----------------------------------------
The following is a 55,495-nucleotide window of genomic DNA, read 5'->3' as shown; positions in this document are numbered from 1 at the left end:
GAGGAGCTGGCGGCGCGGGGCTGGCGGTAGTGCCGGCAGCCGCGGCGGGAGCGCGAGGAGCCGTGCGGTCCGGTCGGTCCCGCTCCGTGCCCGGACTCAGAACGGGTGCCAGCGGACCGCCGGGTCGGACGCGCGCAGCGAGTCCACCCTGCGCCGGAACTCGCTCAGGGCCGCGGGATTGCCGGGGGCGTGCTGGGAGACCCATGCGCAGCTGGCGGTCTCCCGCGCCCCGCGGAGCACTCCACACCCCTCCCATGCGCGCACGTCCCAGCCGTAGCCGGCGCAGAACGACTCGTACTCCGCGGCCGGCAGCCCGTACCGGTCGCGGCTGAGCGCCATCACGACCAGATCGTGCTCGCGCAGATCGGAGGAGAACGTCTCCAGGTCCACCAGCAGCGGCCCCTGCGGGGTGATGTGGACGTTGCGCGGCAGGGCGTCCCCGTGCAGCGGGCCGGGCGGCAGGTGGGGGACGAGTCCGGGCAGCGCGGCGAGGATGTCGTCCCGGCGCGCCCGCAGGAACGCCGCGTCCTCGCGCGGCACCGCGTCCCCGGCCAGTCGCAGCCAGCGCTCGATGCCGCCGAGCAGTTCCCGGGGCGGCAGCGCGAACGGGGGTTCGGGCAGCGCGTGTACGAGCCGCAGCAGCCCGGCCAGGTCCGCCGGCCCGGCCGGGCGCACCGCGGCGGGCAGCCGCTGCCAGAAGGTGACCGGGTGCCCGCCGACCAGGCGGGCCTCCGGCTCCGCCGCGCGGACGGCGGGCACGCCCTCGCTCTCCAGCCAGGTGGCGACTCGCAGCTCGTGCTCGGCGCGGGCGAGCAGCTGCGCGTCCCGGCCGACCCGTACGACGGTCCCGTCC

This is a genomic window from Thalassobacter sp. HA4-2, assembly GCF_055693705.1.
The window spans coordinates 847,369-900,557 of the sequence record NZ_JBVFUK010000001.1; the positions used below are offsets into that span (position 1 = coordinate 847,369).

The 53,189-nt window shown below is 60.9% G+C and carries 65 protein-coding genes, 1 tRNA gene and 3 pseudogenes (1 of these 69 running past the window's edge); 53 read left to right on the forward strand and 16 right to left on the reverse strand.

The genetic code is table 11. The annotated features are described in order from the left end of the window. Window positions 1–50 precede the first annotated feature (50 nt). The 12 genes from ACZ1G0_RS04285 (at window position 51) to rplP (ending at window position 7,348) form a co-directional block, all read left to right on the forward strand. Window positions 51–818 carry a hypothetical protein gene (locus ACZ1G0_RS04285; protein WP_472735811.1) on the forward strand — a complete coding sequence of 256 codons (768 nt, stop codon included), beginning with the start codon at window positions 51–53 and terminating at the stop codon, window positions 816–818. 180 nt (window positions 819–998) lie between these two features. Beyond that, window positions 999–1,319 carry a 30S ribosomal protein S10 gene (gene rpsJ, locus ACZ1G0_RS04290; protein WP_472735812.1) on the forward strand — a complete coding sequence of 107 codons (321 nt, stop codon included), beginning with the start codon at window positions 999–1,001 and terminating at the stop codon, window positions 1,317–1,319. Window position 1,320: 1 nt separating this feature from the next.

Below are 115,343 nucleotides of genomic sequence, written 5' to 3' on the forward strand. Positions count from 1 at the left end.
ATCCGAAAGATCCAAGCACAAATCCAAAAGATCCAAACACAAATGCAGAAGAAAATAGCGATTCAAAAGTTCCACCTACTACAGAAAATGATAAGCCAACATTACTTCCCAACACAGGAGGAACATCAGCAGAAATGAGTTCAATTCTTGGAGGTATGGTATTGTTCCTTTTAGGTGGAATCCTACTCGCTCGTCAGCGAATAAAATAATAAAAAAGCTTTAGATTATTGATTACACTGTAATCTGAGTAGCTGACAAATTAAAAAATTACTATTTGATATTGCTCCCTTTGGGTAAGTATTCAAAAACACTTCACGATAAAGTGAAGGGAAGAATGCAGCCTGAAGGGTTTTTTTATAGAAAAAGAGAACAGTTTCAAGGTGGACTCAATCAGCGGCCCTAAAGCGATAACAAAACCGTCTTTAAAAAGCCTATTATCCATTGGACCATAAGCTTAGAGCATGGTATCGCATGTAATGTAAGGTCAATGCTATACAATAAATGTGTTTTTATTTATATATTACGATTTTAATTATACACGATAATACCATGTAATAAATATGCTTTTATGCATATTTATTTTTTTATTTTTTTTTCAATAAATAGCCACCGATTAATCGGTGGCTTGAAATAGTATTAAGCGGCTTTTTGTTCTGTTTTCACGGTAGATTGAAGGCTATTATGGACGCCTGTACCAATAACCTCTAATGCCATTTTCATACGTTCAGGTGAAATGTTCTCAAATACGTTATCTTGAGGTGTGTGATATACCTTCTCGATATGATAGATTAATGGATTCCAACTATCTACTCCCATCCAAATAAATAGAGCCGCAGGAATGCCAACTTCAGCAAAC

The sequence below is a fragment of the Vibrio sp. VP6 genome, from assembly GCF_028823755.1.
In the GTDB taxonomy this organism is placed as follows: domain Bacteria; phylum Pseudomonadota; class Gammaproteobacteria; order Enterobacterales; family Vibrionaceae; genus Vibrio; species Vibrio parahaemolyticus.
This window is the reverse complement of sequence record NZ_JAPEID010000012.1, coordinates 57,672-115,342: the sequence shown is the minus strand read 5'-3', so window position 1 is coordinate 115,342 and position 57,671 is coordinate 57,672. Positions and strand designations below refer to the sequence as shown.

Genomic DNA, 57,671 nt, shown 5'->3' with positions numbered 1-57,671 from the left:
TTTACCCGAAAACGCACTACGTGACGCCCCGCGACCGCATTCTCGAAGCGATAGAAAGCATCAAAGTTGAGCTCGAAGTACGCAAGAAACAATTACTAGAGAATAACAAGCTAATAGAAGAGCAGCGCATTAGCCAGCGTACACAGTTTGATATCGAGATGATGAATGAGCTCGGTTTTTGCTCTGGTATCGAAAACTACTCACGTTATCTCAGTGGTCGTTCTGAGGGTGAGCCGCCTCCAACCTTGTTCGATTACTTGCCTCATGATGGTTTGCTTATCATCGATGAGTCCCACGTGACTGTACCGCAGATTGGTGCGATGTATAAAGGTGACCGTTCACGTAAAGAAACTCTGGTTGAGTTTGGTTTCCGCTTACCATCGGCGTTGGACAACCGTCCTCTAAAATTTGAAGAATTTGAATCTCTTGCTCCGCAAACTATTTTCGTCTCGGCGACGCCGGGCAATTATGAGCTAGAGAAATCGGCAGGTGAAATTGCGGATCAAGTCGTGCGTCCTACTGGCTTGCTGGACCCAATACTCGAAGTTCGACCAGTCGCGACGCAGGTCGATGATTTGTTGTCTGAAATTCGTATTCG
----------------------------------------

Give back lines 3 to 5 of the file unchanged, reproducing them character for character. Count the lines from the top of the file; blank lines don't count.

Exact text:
This is a genomic window from Thalassobacter sp. HA4-2, assembly GCF_055693705.1.
The window spans coordinates 847,369-900,557 of the sequence record NZ_JBVFUK010000001.1; the positions used below are offsets into that span (position 1 = coordinate 847,369).

The 53,189-nt window shown below is 60.9% G+C and carries 65 protein-coding genes, 1 tRNA gene and 3 pseudogenes (1 of these 69 running past the window's edge); 53 read left to right on the forward strand and 16 right to left on the reverse strand.